In popular imagination, marijuana users sometimes still tend to be stereotyped as lacking focus and as forgetful as goldfish. If you are older than 25, you will likely recall the infamously over-the-top “This is your brain on drugs” ad that compares a drug user’s brain to a frying egg. Another fine specimen of the genre features a habitually pot-smoking girl who is literally draped on the couch like some sort of deflated inner tube. At the time, anti-drug campaigners supported by National Institute on Drug Abuse and other governmental and non-governmental institutions wanted Americans to fear cannabis and place it in the same category of deadly substances as heroin and cocaine. Nowadays, with the mainstreaming of marijuana well underway, public opinion of cannabis has changed considerably, with the majority of U.S. states having granted legality to medical or recreational marijuana in one form or another. But for many people, the question still remains: what impact do cannabis and cannabis-derived medicines like CBD (cannabidiol) have on cognitive functioning? Is there a grain of truth to what we might call the frying-egg and deflated-inner-tube theory?
The answer is that it’s complicated. There are few studies of long-term cannabis use, and many of them do not test memory. The oft-repeated claim is that people who smoke a lot of weed starting young and continuing over a long period of time become cognitively impaired and carry a risk of psychosis and schizophrenia as well as an observable loss of short-term-memory functionality. This notion comes from a New Zealand study that has been criticized for not ruling out other social factors. These results are controversial and not universal. One trial of twins showed no difference in cognitive functioning between the twin who used marijuana and the one who did not, with researchers concluding the following:
There was no evidence of a dose–response relationship between frequency of use and intelligence quotient (IQ) change. Furthermore, marijuana-using twins failed to show significantly greater IQ decline relative to their abstinent siblings. Evidence from these two samples suggests that observed declines in measured IQ may not be a direct result of marijuana exposure but rather attributable to familial factors that underlie both marijuana initiation and low intellectual attainment.
The significance of this is potentially great. These findings throw something of a wrench into the conventional notion that marijuana use in adolescence permanently impairs the brain and leads to mental illness later on.
Yet another study, this one a yearlong study of 2000 British teens, after adjusting for other factors including cigarette smoking and social and mental health factors, made the following conclusion: “Modest cannabis use in teenagers may have less cognitive impact than epidemiological surveys of older cohorts have previously suggested.” This is potentially significant, as it challenges the claim that there is a direct causal relationship between teenage marijuana use and cognitive impairment.
Both of these studies suggest that when results include the important caveat of home, school, social factors, and mental health, the fried-egg crowd looks to have egg on its face.
One study showed that cognitive impairment caused by cannabis use (if it is present) may only be present when delta-tetrahydrocannabinol or THC (the psychoactive component of cannabis) interacts with cannabinoid type-1 CB1 receptors connected to the central nervous system. CBD, a non-psychoactive medicinal substance found in cannabis, does not interact with CB1 receptors in the central nervous system and instead interacts with CB2 receptors found in other kinds of cells, and CBD has never been shown to diminish cognitive functioning. In fact, CBD is a neuroprotective that may be able to help brain functioning.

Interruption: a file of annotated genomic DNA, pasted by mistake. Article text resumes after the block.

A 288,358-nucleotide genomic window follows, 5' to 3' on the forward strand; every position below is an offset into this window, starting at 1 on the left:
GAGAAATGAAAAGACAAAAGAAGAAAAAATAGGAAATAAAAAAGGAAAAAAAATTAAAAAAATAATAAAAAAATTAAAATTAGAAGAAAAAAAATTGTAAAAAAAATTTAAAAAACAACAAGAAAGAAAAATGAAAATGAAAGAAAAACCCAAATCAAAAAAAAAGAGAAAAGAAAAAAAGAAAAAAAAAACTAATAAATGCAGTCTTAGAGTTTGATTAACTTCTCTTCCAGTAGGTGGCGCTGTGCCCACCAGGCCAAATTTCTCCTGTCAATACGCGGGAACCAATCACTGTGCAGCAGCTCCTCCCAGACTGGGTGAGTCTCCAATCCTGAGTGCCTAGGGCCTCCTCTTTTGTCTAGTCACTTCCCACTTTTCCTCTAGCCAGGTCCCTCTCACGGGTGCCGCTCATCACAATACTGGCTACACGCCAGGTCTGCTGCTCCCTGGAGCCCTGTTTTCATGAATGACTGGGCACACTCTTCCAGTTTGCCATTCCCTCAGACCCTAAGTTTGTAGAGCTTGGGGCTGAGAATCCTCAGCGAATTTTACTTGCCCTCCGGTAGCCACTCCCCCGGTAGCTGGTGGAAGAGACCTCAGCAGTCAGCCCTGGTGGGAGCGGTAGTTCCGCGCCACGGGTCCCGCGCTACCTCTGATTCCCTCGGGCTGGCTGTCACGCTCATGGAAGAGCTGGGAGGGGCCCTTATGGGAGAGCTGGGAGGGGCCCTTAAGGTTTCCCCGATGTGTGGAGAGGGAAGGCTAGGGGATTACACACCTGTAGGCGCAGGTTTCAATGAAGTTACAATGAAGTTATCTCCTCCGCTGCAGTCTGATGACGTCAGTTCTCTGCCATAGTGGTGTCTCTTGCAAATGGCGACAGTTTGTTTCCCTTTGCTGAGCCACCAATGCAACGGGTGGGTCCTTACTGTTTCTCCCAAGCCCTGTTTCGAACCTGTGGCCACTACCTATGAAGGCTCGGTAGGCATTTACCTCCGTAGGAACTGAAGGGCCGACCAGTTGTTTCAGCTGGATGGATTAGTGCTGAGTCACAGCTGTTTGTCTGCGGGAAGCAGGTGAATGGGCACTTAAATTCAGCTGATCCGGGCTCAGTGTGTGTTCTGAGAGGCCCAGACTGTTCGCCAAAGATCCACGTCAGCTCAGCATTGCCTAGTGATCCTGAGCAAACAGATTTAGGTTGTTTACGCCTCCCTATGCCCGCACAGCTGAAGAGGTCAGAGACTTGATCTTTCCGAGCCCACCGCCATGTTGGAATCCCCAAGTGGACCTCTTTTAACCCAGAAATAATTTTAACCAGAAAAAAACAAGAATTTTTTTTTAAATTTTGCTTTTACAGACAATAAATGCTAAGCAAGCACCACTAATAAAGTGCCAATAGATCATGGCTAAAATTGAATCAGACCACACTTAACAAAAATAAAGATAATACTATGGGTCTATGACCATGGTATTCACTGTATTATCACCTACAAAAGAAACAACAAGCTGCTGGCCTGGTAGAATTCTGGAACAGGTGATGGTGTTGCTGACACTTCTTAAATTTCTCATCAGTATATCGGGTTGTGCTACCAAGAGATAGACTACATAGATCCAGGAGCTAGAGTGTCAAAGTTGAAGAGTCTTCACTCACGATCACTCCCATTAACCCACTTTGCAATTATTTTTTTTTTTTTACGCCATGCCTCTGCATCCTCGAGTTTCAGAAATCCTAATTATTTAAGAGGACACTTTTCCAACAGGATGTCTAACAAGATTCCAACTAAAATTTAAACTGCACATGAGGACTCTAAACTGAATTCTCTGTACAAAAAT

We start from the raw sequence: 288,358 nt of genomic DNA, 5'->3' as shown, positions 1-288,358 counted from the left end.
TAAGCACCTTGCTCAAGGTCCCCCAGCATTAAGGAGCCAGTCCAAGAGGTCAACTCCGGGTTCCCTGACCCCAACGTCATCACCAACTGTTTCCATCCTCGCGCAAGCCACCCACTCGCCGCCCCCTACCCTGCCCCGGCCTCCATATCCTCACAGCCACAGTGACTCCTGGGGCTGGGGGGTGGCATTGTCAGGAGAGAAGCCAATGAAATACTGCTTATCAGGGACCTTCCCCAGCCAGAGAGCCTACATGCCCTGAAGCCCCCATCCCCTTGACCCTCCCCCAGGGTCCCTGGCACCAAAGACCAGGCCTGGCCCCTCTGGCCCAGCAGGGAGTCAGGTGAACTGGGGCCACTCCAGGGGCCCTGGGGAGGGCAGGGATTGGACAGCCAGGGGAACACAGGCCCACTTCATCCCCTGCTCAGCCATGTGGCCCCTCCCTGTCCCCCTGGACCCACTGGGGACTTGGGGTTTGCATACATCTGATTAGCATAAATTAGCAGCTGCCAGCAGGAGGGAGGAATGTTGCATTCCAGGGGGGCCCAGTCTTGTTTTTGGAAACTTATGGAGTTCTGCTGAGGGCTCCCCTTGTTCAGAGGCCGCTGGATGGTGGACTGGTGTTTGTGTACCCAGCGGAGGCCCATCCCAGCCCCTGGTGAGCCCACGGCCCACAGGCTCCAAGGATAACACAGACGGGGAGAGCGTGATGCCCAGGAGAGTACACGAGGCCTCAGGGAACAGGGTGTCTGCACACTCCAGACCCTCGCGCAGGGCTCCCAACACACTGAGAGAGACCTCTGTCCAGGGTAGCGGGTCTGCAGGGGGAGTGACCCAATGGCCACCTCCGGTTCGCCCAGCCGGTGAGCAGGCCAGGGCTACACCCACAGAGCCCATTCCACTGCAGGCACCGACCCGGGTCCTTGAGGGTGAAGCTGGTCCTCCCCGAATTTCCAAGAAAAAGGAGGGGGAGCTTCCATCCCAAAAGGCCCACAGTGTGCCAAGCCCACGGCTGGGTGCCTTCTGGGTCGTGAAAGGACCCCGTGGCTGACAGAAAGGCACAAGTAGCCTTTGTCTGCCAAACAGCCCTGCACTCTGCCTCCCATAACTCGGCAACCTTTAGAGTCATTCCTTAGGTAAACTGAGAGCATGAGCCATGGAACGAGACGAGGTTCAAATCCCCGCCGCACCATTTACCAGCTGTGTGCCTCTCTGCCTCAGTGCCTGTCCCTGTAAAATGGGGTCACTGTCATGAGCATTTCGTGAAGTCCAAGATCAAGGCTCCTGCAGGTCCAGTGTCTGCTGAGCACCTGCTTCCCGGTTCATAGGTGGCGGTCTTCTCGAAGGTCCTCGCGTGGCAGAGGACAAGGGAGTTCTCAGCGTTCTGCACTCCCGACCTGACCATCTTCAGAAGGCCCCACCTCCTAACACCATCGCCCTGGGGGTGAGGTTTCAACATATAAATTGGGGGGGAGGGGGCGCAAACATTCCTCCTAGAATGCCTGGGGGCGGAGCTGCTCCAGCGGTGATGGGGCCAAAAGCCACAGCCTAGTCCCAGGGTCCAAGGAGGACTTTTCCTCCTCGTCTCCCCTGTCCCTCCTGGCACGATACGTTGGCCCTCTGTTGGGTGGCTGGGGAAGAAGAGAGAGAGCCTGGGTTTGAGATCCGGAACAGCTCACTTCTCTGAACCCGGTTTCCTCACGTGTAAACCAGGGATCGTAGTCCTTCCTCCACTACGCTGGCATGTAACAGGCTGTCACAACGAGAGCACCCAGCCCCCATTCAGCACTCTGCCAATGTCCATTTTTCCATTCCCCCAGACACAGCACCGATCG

Moreover, weed may be good for elderly brains: preclinical rodent trials show some evidence that THC could halt and even reverse some of the neural plaque buildup and brain inflammation of Alzheimer’s Disease (AD), with researchers observing that THC was actually more effective in halting the buildup of brain plaque than drugs currently on the market. Because of its interaction with central nervous system CB1 receptors, THC can work against Alzheimer’s Disease through multiple pathways. CBD is also promising because of its dual anti-inflammatory and neuroregenerative effects evidenced in preclinical trials.
For a long time, attention deficit disorder and attention deficit hyperactivity disorder (ADD/ADHD) patients have self-medicated with marijuana, and there has been anecdotal evidence that CBD can help people with ADD/ADHD to improve concentration. A 2016 German study found that patients who took whole-flower cannabis (see entourage effect) saw improvement in symptoms and concluded that cannabis may be an “effective and well-tolerated alternative” treatment for patients who do not benefit from standard ADD/ADHD medicines, which are often rife with side-effects.
Given all this evidence for the cognitive benefits of cannabinoids, we have come a long way from the “fried egg” view. As the body of evidence grows, we may reach a point where someone can make a more accurate “this is your brain on cannabis” commercial showing elderly people as they happily go about their lives and share easily recalled memories with loved ones. The same goes for the deflated, taciturn couch person of the anti-pot commercial, who with more evidence for cannabinoids’ medicinal qualities may have to give way to a well-adjusted social being, as CBD has been shown to have “considerable evidence as treatment for multiple anxiety disorders,” including social anxiety disorder (SAD).
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Cannabidiol (CBD) and Cannabis for Mental Focus and Acuity
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